An uncrewed Roscosmos Progress 85 spacecraft arrived at the International Space Station’s aft port of the Zvezda service module at 11:45 p.m. EDT. The spacecraft launched on a Soyuz rocket at 9:08 p.m. EDT on Tuesday, August 22 (6:08 a.m. Baikonur time on August 23) from the Baikonur Cosmodrome in Kazakhstan.
Progress is delivering almost three tons of food, fuel, and supplies to the International Space Station for the Expedition 69 crew.
The spacecraft will remain at the orbiting laboratory for approximately six months, then undock for a destructive but safe re-entry into Earth’s atmosphere to dispose of trash loaded by the crew.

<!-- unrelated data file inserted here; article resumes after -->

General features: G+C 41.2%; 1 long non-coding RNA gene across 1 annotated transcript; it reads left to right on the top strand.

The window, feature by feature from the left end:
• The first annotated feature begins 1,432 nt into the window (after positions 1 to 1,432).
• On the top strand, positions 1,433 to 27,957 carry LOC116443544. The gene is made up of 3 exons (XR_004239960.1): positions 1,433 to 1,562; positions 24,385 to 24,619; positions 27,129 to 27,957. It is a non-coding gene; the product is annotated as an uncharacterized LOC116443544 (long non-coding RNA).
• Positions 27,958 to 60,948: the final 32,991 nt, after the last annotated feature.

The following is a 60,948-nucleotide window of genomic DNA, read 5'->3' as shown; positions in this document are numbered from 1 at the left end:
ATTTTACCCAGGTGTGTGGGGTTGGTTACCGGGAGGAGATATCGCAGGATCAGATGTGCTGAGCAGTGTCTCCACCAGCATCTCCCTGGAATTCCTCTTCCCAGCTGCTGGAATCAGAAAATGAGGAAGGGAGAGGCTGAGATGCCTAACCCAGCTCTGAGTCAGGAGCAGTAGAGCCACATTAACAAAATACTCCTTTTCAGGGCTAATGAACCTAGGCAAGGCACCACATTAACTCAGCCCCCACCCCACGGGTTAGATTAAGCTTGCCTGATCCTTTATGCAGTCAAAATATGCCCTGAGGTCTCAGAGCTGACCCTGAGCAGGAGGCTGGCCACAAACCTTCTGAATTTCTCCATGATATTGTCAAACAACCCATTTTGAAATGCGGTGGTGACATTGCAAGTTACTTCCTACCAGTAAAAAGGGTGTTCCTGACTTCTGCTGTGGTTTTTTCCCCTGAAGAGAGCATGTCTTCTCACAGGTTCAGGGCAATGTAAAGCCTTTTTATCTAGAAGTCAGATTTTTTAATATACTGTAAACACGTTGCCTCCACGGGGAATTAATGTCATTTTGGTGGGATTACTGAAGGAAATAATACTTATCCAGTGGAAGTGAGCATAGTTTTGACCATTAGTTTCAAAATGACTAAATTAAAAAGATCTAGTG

Roscosmos Progress spacecraft are a series of uncrewed cargo spacecraft developed by the Soviet Union (and later operated by its successor state, Russia) to supply the space station programs with which the country was involved. They were specifically designed to deliver supplies to the Salyut and later the Mir space stations, and now serve the International Space Station.
These spacecraft have played a crucial role in supporting long-duration human spaceflight by ensuring that space stations remain stocked with the necessary supplies and fuel.